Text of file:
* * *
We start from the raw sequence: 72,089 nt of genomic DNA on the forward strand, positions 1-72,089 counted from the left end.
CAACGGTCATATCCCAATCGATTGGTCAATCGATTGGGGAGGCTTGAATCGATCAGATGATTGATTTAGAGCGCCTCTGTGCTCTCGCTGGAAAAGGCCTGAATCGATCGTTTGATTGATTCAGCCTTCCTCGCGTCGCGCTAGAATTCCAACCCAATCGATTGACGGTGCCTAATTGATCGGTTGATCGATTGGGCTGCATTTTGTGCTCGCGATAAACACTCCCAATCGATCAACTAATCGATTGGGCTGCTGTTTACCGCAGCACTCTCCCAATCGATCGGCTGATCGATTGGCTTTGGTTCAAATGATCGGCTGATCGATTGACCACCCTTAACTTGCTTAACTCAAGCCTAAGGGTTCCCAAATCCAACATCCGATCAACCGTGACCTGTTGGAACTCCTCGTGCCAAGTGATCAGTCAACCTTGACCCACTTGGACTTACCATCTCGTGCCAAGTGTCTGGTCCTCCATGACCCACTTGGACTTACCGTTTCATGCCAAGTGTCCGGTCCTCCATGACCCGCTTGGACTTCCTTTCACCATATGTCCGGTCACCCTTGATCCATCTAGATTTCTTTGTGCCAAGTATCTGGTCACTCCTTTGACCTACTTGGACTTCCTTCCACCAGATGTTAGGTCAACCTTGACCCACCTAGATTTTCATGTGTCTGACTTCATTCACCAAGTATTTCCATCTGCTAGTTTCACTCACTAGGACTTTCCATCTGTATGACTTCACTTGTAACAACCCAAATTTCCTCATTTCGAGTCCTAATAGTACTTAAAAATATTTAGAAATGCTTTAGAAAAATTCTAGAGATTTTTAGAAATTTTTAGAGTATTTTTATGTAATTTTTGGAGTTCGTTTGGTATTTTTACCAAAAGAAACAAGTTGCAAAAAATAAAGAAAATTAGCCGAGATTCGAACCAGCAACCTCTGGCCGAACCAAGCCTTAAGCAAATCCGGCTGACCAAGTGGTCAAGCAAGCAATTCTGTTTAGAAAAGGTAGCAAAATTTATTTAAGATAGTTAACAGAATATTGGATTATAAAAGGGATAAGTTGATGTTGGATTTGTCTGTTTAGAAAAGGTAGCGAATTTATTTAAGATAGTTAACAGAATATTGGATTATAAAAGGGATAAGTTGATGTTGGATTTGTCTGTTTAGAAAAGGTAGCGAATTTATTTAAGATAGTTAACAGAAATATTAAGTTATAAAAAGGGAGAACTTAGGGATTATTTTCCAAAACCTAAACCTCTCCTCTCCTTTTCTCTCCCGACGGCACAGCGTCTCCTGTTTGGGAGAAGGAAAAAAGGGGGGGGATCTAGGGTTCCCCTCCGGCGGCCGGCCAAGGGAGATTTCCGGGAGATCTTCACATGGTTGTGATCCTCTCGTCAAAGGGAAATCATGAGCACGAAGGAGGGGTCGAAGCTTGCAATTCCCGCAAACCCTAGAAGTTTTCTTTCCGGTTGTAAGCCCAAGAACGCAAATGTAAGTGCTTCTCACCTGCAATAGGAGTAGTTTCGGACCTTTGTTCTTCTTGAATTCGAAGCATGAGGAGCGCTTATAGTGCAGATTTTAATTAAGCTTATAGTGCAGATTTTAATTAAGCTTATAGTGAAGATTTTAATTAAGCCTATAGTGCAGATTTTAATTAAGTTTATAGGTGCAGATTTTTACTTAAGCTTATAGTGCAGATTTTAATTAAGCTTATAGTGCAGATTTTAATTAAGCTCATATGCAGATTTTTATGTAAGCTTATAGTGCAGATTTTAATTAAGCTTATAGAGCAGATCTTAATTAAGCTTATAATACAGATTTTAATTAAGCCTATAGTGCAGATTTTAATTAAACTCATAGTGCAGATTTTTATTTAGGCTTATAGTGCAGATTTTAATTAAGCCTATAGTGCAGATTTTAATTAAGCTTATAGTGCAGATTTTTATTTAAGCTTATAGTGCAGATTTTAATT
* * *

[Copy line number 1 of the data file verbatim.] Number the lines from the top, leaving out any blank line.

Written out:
We start from the raw sequence: 72,089 nt of genomic DNA on the forward strand, positions 1-72,089 counted from the left end.